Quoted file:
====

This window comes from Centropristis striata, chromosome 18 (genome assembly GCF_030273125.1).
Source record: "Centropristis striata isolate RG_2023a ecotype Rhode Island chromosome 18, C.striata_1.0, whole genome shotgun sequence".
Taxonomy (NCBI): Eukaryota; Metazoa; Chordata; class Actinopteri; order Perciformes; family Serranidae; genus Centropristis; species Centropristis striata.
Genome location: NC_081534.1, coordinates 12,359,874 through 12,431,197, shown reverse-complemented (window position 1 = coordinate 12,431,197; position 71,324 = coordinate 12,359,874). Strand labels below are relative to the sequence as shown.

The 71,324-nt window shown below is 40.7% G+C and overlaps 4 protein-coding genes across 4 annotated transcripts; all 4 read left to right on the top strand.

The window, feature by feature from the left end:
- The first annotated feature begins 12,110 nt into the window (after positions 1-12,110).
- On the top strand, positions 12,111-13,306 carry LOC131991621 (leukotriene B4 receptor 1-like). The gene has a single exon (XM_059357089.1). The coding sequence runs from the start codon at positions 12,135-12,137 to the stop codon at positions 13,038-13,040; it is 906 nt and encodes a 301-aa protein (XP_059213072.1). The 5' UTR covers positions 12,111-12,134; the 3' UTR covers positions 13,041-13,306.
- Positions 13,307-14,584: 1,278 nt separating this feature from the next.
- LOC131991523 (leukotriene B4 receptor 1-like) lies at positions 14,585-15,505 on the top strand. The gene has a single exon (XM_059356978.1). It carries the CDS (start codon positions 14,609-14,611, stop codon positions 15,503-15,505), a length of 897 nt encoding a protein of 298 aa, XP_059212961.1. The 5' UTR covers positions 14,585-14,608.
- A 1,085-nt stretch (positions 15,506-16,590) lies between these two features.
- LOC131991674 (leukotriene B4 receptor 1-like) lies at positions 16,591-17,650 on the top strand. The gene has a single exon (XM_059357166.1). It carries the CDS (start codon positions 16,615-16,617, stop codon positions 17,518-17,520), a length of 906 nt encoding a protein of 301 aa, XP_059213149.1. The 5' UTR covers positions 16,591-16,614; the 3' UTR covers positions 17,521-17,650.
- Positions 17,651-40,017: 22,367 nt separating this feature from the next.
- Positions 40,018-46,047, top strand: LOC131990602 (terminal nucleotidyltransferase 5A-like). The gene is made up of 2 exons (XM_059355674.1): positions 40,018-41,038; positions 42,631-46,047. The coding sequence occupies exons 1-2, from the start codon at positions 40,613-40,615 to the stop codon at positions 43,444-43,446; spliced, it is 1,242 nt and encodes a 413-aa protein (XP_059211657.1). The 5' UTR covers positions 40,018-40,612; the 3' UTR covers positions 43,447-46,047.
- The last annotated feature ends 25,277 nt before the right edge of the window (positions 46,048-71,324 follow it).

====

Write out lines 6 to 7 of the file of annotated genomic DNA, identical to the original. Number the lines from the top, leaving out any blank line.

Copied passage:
The window, feature by feature from the left end:
- The first annotated feature begins 12,110 nt into the window (after positions 1-12,110).